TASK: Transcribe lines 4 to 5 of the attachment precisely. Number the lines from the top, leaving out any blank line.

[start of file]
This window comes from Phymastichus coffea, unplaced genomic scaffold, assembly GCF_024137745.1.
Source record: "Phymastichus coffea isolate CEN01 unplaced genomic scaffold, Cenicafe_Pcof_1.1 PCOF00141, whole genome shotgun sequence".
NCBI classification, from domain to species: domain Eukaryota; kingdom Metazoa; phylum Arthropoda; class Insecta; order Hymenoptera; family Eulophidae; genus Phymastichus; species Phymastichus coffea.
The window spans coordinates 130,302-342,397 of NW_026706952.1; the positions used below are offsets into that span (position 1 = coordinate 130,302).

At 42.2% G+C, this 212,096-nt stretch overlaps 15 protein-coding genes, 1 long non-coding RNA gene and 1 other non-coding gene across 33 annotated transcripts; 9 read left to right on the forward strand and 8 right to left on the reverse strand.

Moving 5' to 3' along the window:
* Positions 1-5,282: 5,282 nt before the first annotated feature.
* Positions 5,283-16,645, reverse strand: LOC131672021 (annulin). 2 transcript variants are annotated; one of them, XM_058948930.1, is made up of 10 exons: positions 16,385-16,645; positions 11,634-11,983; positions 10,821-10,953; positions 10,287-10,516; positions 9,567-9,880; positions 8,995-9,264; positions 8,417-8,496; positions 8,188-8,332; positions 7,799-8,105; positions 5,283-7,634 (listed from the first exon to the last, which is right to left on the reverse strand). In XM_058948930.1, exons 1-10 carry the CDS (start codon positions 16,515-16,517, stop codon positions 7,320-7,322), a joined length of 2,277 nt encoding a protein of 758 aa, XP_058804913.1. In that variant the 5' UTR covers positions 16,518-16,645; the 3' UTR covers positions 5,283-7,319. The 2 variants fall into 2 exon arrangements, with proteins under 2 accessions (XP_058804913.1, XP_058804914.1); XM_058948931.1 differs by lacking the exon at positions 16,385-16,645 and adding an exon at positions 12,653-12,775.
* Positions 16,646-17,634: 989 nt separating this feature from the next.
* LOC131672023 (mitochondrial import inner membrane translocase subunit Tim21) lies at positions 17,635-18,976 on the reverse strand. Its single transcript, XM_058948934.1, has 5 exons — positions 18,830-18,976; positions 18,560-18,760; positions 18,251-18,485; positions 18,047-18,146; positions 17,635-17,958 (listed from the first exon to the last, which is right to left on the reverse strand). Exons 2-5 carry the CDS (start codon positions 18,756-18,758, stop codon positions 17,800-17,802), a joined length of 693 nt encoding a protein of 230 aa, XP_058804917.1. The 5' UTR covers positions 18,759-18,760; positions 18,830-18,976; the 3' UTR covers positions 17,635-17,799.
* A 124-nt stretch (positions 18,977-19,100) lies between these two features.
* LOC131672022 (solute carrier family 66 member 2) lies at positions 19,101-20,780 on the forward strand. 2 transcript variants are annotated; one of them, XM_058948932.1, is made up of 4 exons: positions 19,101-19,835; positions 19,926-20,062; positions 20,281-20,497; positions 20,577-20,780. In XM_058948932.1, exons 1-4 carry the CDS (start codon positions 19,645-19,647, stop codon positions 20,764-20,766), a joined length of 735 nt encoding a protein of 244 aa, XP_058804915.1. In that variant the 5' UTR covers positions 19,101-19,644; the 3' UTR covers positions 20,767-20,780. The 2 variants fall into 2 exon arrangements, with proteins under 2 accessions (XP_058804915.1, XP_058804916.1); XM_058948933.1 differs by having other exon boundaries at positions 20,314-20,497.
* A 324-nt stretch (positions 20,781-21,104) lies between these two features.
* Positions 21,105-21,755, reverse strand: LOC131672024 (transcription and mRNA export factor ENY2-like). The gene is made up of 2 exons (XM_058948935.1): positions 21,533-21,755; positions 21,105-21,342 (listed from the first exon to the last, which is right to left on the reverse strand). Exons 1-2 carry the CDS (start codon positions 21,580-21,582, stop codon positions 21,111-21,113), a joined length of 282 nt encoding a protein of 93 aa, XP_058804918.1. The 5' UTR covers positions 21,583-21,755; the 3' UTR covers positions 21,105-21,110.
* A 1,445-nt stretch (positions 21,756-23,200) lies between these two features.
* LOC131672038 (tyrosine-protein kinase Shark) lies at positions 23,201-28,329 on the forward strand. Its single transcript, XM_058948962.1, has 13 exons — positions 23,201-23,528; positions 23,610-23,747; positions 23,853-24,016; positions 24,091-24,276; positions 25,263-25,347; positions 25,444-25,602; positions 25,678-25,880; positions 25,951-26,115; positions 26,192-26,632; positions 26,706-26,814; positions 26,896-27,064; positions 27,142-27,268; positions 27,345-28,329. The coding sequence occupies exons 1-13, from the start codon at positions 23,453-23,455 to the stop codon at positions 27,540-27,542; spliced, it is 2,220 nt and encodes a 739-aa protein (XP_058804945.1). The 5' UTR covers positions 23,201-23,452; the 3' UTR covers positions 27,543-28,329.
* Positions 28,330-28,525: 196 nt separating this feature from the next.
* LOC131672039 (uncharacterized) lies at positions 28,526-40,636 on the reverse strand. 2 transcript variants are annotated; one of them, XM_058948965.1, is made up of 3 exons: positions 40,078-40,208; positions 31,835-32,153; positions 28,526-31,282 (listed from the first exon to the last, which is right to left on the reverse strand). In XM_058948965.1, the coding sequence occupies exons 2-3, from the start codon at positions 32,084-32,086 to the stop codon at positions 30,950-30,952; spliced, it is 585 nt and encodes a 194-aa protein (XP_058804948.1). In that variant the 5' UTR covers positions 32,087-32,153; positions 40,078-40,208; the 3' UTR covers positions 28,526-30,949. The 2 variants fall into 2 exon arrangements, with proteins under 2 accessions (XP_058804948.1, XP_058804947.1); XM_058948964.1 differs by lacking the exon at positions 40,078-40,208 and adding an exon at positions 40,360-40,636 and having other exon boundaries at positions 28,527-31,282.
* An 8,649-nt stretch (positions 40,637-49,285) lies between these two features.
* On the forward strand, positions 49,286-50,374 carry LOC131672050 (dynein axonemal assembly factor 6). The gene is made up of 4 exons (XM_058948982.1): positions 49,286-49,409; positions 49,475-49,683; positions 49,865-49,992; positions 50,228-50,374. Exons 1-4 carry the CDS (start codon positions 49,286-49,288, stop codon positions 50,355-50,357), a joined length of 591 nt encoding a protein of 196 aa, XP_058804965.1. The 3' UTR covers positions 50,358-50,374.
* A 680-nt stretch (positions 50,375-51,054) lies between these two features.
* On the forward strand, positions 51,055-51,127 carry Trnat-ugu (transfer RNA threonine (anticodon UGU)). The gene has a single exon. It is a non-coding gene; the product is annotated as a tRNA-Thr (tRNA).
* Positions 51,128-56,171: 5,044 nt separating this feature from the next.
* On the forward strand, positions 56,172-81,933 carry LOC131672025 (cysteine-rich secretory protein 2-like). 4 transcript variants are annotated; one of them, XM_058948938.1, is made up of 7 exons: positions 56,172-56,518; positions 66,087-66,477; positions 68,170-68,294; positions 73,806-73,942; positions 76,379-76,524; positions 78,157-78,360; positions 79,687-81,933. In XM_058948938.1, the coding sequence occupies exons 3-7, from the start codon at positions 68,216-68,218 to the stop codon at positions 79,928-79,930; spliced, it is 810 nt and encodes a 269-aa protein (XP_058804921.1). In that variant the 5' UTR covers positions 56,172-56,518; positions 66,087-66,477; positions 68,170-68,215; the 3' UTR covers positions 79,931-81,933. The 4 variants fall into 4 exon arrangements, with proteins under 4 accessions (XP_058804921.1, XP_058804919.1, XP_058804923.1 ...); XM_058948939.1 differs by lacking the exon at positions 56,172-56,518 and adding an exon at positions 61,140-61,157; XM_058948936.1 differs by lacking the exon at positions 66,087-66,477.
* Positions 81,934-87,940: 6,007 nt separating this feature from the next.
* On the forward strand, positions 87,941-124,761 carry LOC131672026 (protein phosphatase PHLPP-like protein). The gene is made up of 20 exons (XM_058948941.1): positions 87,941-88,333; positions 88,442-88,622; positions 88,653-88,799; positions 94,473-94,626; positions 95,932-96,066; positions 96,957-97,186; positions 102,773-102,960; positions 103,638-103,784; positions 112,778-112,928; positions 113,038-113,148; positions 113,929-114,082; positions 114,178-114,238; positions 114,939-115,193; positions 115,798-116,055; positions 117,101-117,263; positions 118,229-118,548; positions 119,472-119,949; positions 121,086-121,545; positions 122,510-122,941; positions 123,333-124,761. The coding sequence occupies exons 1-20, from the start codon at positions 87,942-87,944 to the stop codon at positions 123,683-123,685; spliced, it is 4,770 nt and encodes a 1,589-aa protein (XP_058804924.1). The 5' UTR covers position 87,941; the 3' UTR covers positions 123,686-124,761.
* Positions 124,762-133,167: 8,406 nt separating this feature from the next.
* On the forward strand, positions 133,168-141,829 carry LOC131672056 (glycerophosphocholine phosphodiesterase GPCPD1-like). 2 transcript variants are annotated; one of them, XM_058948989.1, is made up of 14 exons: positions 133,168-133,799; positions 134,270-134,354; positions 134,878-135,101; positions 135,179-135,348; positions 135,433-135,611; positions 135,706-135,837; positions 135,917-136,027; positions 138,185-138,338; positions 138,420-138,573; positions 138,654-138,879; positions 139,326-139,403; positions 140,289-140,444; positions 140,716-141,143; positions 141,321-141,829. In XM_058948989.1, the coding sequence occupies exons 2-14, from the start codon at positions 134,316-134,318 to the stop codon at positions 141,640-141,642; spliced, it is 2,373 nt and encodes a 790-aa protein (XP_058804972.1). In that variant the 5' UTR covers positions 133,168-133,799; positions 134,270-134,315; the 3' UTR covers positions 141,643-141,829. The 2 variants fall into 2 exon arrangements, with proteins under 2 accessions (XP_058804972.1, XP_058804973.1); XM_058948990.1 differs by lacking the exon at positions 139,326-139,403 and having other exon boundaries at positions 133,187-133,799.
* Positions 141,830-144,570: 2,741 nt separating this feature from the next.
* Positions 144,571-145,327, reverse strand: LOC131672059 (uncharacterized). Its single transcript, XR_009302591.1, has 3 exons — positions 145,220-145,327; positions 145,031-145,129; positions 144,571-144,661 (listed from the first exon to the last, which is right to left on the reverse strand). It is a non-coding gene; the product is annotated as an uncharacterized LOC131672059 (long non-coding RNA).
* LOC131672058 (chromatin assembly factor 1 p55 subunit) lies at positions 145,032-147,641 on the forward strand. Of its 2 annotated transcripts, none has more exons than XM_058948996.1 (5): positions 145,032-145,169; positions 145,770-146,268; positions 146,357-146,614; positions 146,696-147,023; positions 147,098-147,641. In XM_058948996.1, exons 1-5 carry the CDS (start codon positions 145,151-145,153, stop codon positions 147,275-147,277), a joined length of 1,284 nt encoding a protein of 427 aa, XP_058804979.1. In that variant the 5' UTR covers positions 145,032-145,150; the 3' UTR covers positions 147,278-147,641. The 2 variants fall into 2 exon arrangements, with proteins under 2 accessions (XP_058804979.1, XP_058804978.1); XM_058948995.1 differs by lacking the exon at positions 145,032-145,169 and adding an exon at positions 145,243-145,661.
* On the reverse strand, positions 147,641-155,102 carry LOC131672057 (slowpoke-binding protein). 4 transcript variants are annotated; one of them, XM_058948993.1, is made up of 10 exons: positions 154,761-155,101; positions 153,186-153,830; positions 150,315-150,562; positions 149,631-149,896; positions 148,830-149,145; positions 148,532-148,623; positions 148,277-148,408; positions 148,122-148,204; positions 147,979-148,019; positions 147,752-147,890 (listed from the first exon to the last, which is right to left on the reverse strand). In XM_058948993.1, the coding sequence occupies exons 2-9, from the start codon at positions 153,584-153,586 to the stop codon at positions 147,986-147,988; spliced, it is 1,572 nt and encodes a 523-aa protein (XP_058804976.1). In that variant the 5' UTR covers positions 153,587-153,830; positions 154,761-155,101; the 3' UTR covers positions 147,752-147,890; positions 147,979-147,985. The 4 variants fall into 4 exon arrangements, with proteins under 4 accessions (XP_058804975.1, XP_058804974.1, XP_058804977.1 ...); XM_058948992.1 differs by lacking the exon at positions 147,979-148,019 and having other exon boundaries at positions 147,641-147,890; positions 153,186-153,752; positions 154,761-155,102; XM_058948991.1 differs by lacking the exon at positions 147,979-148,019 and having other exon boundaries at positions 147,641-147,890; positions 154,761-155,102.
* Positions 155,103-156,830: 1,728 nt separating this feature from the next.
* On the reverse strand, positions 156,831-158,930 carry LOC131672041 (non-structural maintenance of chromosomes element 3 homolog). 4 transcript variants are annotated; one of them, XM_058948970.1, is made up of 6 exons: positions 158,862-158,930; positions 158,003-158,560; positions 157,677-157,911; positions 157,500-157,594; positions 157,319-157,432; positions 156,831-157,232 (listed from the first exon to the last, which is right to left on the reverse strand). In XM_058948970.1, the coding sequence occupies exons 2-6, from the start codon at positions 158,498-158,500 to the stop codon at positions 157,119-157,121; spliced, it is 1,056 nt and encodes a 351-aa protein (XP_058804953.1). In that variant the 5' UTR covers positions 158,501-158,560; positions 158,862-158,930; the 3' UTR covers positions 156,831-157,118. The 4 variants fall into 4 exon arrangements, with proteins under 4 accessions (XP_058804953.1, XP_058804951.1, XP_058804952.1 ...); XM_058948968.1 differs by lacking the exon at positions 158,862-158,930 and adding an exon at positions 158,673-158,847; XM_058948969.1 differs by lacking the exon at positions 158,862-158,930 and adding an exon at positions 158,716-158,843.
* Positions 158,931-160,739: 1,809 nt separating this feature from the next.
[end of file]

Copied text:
The window spans coordinates 130,302-342,397 of NW_026706952.1; the positions used below are offsets into that span (position 1 = coordinate 130,302).

At 42.2% G+C, this 212,096-nt stretch overlaps 15 protein-coding genes, 1 long non-coding RNA gene and 1 other non-coding gene across 33 annotated transcripts; 9 read left to right on the forward strand and 8 right to left on the reverse strand.